My 4 piece covers band is about to do our very first pub gig. It's a little Irish pub called the Clare Inn, (for anyone who lives in Auckland, NZ). We have about 40 songs mostly classic stuff : Queen, GnR etc.

We'll be using our own PA which includes just 2x12" speakers and well that's it aside from the guitar amps. We just angle them in a bit so we can hear ourselves sing.

None of us have any experience at being a front man, from what I can see just act like an idiot, talk crap with the crowd and they'll find you entertaining.

I'm a little nervous about the mix. We will have friends there who can comment during the gig and we might try to get there really early to play a chorus of a song or something. But yeah I'd hate for our sound to be ruined by some fundamental problem. Such as when the bar is full the eqing might be completely wrong or something. We are doing our own sound mix from on the stage.

We pretty much have our drummer playing as quietly as he can so we can keep our overall volume from getting too loud, managers hate when the bands are too loud.

Anyway that's my story. Any tips or suggestions. Things to look out for??

Thanks guys!!
Well I think you need to be a bit more confident and also a bit worried about the practicalities.

At this stage you have your repertoire sorted, I think 40 songs are too many. Over here pub gigs usually consist of two sets about an hour each. The break will give the singers voice a chance to recover. We play 14 songs a set which lasts an hour including links. Choose your best songs and think about the order. Start with a good song but one which is easy to play. The nerves can make the first song pretty ragged so choose something you can play asleep, this really settles the nerves. Finish each set with something good, you want the audience to want you back so give them your best shot. There's a sticky in bandleading about all this. Think about how to keep the gaps between songs as short as possible, link some songs in pairs so you lead straight in from one to the next with no break. sort out who starts each song and don't leave gaps where nothing is happening. Don't talk crap but be natural, mainly don't talk for too long, people want the music the craic they get from the people they are with.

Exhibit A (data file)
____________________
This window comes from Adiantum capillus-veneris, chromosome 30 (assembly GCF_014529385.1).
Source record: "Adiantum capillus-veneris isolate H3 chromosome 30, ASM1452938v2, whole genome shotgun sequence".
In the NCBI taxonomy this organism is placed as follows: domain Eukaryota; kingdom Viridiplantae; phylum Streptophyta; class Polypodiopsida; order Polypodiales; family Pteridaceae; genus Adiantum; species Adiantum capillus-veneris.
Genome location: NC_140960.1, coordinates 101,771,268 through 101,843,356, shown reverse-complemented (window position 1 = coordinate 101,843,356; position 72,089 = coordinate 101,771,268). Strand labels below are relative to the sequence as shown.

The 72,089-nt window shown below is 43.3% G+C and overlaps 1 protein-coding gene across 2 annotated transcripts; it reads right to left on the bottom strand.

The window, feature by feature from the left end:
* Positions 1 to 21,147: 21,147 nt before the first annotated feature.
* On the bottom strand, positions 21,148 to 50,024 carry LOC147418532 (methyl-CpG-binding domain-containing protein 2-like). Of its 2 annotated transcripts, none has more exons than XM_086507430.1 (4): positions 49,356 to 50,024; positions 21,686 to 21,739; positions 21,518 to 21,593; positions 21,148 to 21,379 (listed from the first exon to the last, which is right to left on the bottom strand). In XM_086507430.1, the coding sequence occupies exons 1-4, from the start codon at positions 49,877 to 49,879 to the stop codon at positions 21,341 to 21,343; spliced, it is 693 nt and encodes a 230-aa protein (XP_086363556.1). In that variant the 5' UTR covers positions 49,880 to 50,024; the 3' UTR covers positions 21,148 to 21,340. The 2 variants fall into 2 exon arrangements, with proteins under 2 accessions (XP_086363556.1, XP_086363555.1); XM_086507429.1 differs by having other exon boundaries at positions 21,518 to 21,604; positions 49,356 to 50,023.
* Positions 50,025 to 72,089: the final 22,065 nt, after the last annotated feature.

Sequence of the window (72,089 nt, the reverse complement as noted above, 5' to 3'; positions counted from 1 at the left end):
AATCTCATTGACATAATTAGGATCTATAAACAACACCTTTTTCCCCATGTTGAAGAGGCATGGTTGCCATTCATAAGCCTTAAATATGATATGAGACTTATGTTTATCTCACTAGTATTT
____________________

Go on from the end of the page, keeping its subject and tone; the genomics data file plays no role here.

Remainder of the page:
A 2x12 isn't really good enough for vocals. I haven't used them since the early seventies! You really need the higher frequencies and this means something equipped with a horn, is there nothing better that you can borrow?

make sure your singer can hear their vocals properly, it is going to be harder than at practice and if they can't hear they will sing out of tune. 50% of pleasing the audience is how well they sing.